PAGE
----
– example
    Commented Jun 16, 2014 at 21:28
  • 2
    Naah. I suggest giving absolutely complete (but anonymous, of course) information and assuming the students are smart enough to understand what it implies. And telling them that they are smart enough.
    – JeffE
    Commented Jun 17, 2014 at 1:19


Some students had determined that each assignment had such a low value, they did not bother to complete the work.

serious, it's tempting to suggest that you assign exactly the same work for exactly the same fraction of the course credit, but packaged into a smaller number of assignments so that each assignment looks more important to them.

But there are two issues:

  • Frequent feedback is often alleged to be good for student learning, and your many small assignments support that while fewer large assignments do not.

  • I'm also with the others: students who can't figure out that they have to do a large fraction of these assignments to pass are unlikely to be very successful no matter what you do for them.

So, perhaps you should just check progress at some early point in the course and lets the slackers know that they are on the road to poor grades if they don't shape up.

  • I agree with this the most so far. Comparing the large assignment from one class to the tiny assignments from another, the large one will always win out as more important.
    – Izkata
    Commented Jun 16, 2014 at 15:02

I typically make homework 40% of the course grade and divide the remaining points among midterm, final, and class participation. Then, on the first day, I tell students that they cannot pass the course without doing at least most of the homework.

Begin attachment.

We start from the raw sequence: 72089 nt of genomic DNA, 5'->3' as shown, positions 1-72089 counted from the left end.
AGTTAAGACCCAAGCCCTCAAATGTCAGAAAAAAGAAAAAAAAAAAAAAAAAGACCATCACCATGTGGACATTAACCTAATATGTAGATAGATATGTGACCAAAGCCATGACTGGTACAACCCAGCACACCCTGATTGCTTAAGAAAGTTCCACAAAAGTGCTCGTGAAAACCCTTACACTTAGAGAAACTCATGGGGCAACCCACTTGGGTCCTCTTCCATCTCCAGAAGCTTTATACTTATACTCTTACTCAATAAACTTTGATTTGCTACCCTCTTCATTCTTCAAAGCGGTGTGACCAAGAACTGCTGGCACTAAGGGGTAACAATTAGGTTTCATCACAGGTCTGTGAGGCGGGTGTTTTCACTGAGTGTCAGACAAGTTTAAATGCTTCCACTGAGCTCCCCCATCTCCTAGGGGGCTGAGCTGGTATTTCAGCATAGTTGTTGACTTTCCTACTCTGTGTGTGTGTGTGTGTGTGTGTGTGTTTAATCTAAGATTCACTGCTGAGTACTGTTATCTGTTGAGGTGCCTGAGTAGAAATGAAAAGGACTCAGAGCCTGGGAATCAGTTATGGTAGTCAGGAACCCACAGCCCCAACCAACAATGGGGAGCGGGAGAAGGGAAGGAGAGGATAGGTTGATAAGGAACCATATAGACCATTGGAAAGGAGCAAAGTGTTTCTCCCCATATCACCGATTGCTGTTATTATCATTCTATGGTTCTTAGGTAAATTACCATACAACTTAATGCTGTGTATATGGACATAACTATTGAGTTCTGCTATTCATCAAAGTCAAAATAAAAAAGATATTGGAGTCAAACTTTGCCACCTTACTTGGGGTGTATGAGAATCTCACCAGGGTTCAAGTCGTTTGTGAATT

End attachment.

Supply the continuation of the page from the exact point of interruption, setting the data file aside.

I do not assign grades to reading assignments; instead, I make an assignment that can be assessed, but that cannot readily be completed without having done the assigned reading.

In a 16-week semester, I might have ten graded assignments, but each one will have multiple parts, so the students do perhaps 50 things, but they perceive that they have ten assignments, each worth perhaps four course points. I also require students to attempt every part of an assignment in order to receive any credit. In other words, half-done means not graded.

  • 3
    Could you explain the rationale for requiring every part to be attempted? I would think getting full understanding of three out of four parts to be better than half-heartedly completing four out of four.
    – aeismail
    Commented Jun 15, 2014 at 18:44
  • I grade using a satisfactory/unsatisfactory "scale" and allow students with a grade of "unsatisfactory" to resubmit their work (one time only) for re-grading. Thus, the student who makes the half-hearted attempt gets to do it over again right, and I get to grade that student's work twice. I explain this bargain at the beginning of the semester, telling students that the way they earn that second chance is to make a reasonable effort on the first pass. I also tell them that the only way they can fail to get those 40 points is to skip homework or make a halfway attempt.